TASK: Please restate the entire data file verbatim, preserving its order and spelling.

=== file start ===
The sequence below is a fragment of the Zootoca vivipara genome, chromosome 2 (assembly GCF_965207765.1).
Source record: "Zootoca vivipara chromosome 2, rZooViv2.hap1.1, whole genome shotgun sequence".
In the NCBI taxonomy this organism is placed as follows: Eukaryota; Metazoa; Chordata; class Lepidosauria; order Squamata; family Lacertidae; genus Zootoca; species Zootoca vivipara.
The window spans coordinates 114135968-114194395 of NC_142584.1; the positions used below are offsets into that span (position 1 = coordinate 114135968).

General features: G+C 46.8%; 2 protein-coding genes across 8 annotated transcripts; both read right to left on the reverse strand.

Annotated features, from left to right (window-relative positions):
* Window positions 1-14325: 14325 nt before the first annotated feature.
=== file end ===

The sequence below is a fragment of the Zootoca vivipara genome, chromosome 2 (assembly GCF_965207765.1).
Source record: "Zootoca vivipara chromosome 2, rZooViv2.hap1.1, whole genome shotgun sequence".
In the NCBI taxonomy this organism is placed as follows: Eukaryota; Metazoa; Chordata; class Lepidosauria; order Squamata; family Lacertidae; genus Zootoca; species Zootoca vivipara.
The window spans coordinates 114135968-114194395 of NC_142584.1; the positions used below are offsets into that span (position 1 = coordinate 114135968).

General features: G+C 46.8%; 2 protein-coding genes across 8 annotated transcripts; both read right to left on the reverse strand.

Annotated features, from left to right (window-relative positions):
* Window positions 1-14325: 14325 nt before the first annotated feature.